Introduction: Early life iron deficiency (ID) can alter developmental trajectories and cause long-term cardiovascular dysfunction in offspring. The heart becomes energetically dependent on mitochondria soon after birth and therefore disturbances in energy metabolism could impact cardiac development. Since iron is a component of the electron transport system (ETS), we hypothesized that perinatal ID would alter neonatal cardiac mitochondrial function.
Methods: Female rats were fed either an iron-restricted or control diet before and during pregnancy and offspring hearts were studied. ETS and fatty acid β-oxidation (FAO) capacities were assessed using high-resolution respirometry. Mitochondrial content was measured by citrate synthase activity assay. Cytosolic superoxide was quantified using dihydroethidium stain visualized by fluorescence microscopy. The effects of iron restriction and postnatal day (PD) were analyzed using a mixed-effects model.
Results: Hemoglobin levels were reduced in ID pups at PD1 (P<0.001) and PD14 (P=0.008 for males; P=0.02 for females) but were no longer different at PD28 (P=0.85 for males; P=0.58 for females). Body weights of ID pups were reduced at all ages compared to controls (P<0.001). Heart weight relative to body weight was larger in ID pups at all ages (P<0.001). ID caused an overall increase in cardiac mitochondrial content in both sexes (P=0.03 for males; P=0.05 for females). When normalized for mitochondrial content, mitochondrial respiration through the NADH-pathway (electron flow through complex I; P=0.03), the NS-pathway (electron flow through complexes I and II; P=0.06), the succinate-pathway (electron flow through complex II; P=0.02), and the FAO-pathway (P=0.01) was reduced in ID males only, while complex IV was not affected in either sex. ID did not change cytosolic superoxide levels in either sex (P>0.05).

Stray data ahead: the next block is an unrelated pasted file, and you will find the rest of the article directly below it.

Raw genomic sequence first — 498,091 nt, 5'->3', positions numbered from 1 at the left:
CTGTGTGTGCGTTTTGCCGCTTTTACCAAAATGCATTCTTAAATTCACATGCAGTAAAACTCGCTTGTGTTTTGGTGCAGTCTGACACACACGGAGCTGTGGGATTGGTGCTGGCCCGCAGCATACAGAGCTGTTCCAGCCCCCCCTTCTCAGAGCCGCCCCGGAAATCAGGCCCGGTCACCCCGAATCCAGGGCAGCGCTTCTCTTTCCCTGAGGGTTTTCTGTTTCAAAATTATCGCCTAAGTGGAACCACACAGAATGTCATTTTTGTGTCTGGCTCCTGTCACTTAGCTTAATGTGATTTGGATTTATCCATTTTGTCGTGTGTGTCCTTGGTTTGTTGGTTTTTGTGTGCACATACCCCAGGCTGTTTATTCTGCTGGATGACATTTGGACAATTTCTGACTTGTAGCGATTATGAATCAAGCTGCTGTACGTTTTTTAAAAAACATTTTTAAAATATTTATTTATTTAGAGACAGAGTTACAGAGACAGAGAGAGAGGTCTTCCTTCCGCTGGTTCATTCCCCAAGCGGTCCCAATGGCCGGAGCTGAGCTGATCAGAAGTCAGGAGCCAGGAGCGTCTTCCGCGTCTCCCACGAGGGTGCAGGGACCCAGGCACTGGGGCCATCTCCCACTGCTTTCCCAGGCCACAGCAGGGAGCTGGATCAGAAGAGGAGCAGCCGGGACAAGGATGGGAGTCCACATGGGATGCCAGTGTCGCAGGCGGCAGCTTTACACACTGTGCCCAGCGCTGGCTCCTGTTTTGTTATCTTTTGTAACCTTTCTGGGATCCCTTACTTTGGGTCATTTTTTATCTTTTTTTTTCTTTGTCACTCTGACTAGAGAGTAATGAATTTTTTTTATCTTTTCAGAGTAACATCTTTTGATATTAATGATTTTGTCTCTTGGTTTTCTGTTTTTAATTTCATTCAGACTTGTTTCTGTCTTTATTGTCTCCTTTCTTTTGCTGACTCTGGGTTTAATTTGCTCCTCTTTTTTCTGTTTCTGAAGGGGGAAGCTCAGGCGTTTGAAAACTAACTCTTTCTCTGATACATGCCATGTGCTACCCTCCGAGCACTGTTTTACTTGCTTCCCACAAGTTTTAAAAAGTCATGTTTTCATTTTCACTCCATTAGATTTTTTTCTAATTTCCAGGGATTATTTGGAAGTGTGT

Conclusion: The neonatal heart adapts to ID by increasing mitochondrial content, however, only ID male hearts showed reduced mitochondrial efficiency. The results suggest a defect in complex III in ID males.
Andrew Woodman– MD-PhD Candidate, University of Alberta
Rowan Carpenter– Undegraduate Student, University of Alberta
Hélène Lemieux– Associate Professor, University of Alberta, Faculty Saint-Jean
Stephane Bourque– Assistant Professor, University of Alberta